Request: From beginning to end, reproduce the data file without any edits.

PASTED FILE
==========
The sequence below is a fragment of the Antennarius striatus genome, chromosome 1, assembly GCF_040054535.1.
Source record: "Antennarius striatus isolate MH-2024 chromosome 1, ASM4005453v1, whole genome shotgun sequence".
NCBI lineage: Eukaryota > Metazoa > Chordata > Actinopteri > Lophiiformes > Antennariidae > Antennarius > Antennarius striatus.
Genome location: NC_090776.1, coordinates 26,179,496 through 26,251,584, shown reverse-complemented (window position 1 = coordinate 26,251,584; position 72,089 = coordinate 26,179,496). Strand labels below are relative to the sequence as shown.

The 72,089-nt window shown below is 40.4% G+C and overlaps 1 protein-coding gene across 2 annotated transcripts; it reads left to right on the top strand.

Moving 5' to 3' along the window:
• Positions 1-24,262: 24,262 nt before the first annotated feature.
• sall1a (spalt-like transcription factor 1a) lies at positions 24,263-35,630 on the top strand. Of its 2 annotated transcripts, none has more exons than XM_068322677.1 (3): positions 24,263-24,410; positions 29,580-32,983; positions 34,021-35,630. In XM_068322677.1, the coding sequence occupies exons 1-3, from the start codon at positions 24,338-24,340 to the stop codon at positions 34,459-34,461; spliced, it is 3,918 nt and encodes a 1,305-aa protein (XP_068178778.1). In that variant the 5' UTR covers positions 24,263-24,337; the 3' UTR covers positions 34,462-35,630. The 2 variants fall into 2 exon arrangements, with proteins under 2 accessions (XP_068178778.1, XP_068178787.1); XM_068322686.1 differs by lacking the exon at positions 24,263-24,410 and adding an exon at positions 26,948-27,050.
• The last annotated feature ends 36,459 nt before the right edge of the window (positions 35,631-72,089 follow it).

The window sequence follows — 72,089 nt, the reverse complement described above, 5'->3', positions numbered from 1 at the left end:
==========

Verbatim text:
The sequence below is a fragment of the Antennarius striatus genome, chromosome 1, assembly GCF_040054535.1.
Source record: "Antennarius striatus isolate MH-2024 chromosome 1, ASM4005453v1, whole genome shotgun sequence".
NCBI lineage: Eukaryota > Metazoa > Chordata > Actinopteri > Lophiiformes > Antennariidae > Antennarius > Antennarius striatus.
Genome location: NC_090776.1, coordinates 26,179,496 through 26,251,584, shown reverse-complemented (window position 1 = coordinate 26,251,584; position 72,089 = coordinate 26,179,496). Strand labels below are relative to the sequence as shown.

The 72,089-nt window shown below is 40.4% G+C and overlaps 1 protein-coding gene across 2 annotated transcripts; it reads left to right on the top strand.

Moving 5' to 3' along the window:
• Positions 1-24,262: 24,262 nt before the first annotated feature.
• sall1a (spalt-like transcription factor 1a) lies at positions 24,263-35,630 on the top strand. Of its 2 annotated transcripts, none has more exons than XM_068322677.1 (3): positions 24,263-24,410; positions 29,580-32,983; positions 34,021-35,630. In XM_068322677.1, the coding sequence occupies exons 1-3, from the start codon at positions 24,338-24,340 to the stop codon at positions 34,459-34,461; spliced, it is 3,918 nt and encodes a 1,305-aa protein (XP_068178778.1). In that variant the 5' UTR covers positions 24,263-24,337; the 3' UTR covers positions 34,462-35,630. The 2 variants fall into 2 exon arrangements, with proteins under 2 accessions (XP_068178778.1, XP_068178787.1); XM_068322686.1 differs by lacking the exon at positions 24,263-24,410 and adding an exon at positions 26,948-27,050.
• The last annotated feature ends 36,459 nt before the right edge of the window (positions 35,631-72,089 follow it).

The window sequence follows — 72,089 nt, the reverse complement described above, 5'->3', positions numbered from 1 at the left end: